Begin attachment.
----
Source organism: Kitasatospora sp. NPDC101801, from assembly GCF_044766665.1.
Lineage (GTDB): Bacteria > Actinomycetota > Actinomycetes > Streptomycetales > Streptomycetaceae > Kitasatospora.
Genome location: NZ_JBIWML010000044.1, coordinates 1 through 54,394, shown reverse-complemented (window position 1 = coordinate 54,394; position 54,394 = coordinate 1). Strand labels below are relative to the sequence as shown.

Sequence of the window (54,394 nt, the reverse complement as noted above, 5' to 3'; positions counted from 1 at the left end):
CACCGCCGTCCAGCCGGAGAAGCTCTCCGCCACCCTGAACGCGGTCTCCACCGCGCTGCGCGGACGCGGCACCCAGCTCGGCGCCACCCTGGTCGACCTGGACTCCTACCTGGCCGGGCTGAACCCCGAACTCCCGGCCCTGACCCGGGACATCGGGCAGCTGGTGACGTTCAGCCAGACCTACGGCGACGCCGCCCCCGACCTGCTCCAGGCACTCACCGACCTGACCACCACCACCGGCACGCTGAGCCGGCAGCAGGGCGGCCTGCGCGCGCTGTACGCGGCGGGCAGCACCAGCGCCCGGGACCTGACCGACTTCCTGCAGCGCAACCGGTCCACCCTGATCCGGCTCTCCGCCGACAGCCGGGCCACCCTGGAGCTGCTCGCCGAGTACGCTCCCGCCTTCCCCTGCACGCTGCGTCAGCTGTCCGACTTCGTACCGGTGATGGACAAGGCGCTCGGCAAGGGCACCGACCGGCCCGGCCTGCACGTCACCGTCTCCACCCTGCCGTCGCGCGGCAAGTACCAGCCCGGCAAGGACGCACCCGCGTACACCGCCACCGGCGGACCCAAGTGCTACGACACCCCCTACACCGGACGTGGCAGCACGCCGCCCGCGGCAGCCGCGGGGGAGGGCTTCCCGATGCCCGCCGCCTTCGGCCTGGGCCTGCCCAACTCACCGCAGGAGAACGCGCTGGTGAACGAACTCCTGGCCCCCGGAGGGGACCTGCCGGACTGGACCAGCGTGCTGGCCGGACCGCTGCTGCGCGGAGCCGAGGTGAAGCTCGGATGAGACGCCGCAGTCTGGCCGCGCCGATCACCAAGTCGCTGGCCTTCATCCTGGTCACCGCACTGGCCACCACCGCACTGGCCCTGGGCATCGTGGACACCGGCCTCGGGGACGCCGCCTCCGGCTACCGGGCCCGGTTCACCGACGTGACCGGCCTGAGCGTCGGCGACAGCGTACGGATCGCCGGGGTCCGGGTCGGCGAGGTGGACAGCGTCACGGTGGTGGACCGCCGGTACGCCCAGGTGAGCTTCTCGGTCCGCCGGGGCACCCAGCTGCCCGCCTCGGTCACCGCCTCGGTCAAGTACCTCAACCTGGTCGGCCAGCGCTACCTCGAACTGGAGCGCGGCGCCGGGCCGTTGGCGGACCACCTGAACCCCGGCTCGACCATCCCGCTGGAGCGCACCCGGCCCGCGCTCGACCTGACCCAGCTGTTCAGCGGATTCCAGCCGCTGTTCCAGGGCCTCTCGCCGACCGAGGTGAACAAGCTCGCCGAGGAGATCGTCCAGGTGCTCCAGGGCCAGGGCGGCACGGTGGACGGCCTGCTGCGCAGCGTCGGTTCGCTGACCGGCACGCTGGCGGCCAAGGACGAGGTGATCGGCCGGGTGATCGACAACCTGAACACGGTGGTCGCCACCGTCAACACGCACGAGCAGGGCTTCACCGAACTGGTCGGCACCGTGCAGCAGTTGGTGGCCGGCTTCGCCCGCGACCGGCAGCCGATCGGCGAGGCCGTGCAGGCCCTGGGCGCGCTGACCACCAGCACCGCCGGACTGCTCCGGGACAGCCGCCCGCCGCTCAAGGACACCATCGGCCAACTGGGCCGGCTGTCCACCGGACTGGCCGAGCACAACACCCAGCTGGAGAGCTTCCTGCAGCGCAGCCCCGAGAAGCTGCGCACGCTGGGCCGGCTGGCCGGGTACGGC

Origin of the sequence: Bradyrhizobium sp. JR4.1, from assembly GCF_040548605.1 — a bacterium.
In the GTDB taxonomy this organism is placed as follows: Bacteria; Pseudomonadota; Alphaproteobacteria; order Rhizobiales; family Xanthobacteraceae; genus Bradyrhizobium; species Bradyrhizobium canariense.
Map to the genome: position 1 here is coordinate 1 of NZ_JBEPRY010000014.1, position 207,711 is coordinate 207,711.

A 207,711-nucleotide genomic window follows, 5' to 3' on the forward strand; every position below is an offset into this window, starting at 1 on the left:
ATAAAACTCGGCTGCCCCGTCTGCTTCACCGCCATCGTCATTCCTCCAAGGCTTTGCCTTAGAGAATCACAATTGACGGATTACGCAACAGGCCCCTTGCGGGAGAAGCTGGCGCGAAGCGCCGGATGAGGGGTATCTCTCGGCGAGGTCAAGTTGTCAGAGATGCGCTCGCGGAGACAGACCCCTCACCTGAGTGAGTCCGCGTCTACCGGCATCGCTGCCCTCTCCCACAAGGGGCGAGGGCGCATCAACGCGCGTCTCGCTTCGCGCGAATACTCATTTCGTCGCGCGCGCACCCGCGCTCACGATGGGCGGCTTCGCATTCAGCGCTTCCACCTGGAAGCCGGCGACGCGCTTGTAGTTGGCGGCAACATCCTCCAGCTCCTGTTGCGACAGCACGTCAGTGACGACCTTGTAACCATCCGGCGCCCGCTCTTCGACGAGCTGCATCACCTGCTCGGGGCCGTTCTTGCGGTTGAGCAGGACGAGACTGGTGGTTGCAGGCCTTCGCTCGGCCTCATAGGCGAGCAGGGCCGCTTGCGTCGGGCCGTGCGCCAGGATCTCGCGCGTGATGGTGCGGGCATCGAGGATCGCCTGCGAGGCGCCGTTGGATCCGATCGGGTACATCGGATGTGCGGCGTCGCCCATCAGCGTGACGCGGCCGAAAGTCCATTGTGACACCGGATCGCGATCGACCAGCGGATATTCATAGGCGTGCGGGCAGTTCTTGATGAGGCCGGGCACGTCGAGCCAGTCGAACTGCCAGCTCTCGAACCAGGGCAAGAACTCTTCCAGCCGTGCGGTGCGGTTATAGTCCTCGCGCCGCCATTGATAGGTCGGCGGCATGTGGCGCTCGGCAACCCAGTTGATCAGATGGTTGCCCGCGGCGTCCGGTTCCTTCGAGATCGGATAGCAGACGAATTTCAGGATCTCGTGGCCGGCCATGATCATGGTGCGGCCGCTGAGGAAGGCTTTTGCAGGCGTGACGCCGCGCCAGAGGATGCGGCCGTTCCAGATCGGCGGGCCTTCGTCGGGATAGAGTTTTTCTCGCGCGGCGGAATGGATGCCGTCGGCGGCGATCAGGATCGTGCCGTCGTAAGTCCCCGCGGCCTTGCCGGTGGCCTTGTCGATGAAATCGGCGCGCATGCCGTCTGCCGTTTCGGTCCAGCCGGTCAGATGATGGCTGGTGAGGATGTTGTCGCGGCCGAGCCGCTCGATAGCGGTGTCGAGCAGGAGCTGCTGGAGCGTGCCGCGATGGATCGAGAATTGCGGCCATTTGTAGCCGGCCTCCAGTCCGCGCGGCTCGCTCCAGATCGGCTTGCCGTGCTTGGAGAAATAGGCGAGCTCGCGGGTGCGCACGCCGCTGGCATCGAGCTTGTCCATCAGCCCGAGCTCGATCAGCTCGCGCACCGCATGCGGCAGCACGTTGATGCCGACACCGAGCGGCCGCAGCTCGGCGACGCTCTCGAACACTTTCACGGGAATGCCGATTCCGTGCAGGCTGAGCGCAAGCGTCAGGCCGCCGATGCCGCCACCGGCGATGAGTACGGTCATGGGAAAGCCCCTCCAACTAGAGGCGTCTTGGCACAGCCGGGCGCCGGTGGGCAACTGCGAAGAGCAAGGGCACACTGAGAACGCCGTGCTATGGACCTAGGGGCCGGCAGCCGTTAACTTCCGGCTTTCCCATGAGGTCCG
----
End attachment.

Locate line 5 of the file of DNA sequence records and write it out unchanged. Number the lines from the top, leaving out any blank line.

CACCGCCGTCCAGCCGGAGAAGCTCTCCGCCACCCTGAACGCGGTCTCCACCGCGCTGCGCGGACGCGGCACCCAGCTCGGCGCCACCCTGGTCGACCTGGACTCCTACCTGGCCGGGCTGAACCCCGAACTCCCGGCCCTGACCCGGGACATCGGGCAGCTGGTGACGTTCAGCCAGACCTACGGCGACGCCGCCCCCGACCTGCTCCAGGCACTCACCGACCTGACCACCACCACCGGCACGCTGAGCCGGCAGCAGGGCGGCCTGCGCGCGCTGTACGCGGCGGGCAGCACCAGCGCCCGGGACCTGACCGACTTCCTGCAGCGCAACCGGTCCACCCTGATCCGGCTCTCCGCCGACAGCCGGGCCACCCTGGAGCTGCTCGCCGAGTACGCTCCCGCCTTCCCCTGCACGCTGCGTCAGCTGTCCGACTTCGTACCGGTGATGGACAAGGCGCTCGGCAAGGGCACCGACCGGCCCGGCCTGCACGTCACCGTCTCCACCCTGCCGTCGCGCGGCAAGTACCAGCCCGGCAAGGACGCACCCGCGTACACCGCCACCGGCGGACCCAAGTGCTACGACACCCCCTACACCGGACGTGGCAGCACGCCGCCCGCGGCAGCCGCGGGGGAGGGCTTCCCGATGCCCGCCGCCTTCGGCCTGGGCCTGCCCAACTCACCGCAGGAGAACGCGCTGGTGAACGAACTCCTGGCCCCCGGAGGGGACCTGCCGGACTGGACCAGCGTGCTGGCCGGACCGCTGCTGCGCGGAGCCGAGGTGAAGCTCGGATGAGACGCCGCAGTCTGGCCGCGCCGATCACCAAGTCGCTGGCCTTCATCCTGGTCACCGCACTGGCCACCACCGCACTGGCCCTGGGCATCGTGGACACCGGCCTCGGGGACGCCGCCTCCGGCTACCGGGCCCGGTTCACCGACGTGACCGGCCTGAGCGTCGGCGACAGCGTACGGATCGCCGGGGTCCGGGTCGGCGAGGTGGACAGCGTCACGGTGGTGGACCGCCGGTACGCCCAGGTGAGCTTCTCGGTCCGCCGGGGCACCCAGCTGCCCGCCTCGGTCACCGCCTCGGTCAAGTACCTCAACCTGGTCGGCCAGCGCTACCTCGAACTGGAGCGCGGCGCCGGGCCGTTGGCGGACCACCTGAACCCCGGCTCGACCATCCCGCTGGAGCGCACCCGGCCCGCGCTCGACCTGACCCAGCTGTTCAGCGGATTCCAGCCGCTGTTCCAGGGCCTCTCGCCGACCGAGGTGAACAAGCTCGCCGAGGAGATCGTCCAGGTGCTCCAGGGCCAGGGCGGCACGGTGGACGGCCTGCTGCGCAGCGTCGGTTCGCTGACCGGCACGCTGGCGGCCAAGGACGAGGTGATCGGCCGGGTGATCGACAACCTGAACACGGTGGTCGCCACCGTCAACACGCACGAGCAGGGCTTCACCGAACTGGTCGGCACCGTGCAGCAGTTGGTGGCCGGCTTCGCCCGCGACCGGCAGCCGATCGGCGAGGCCGTGCAGGCCCTGGGCGCGCTGACCACCAGCACCGCCGGACTGCTCCGGGACAGCCGCCCGCCGCTCAAGGACACCATCGGCCAACTGGGCCGGCTGTCCACCGGACTGGCCGAGCACAACACCCAGCTGGAGAGCTTCCTGCAGCGCAGCCCCGAGAAGCTGCGCACGCTGGGCCGGCTGGCCGGGTACGGC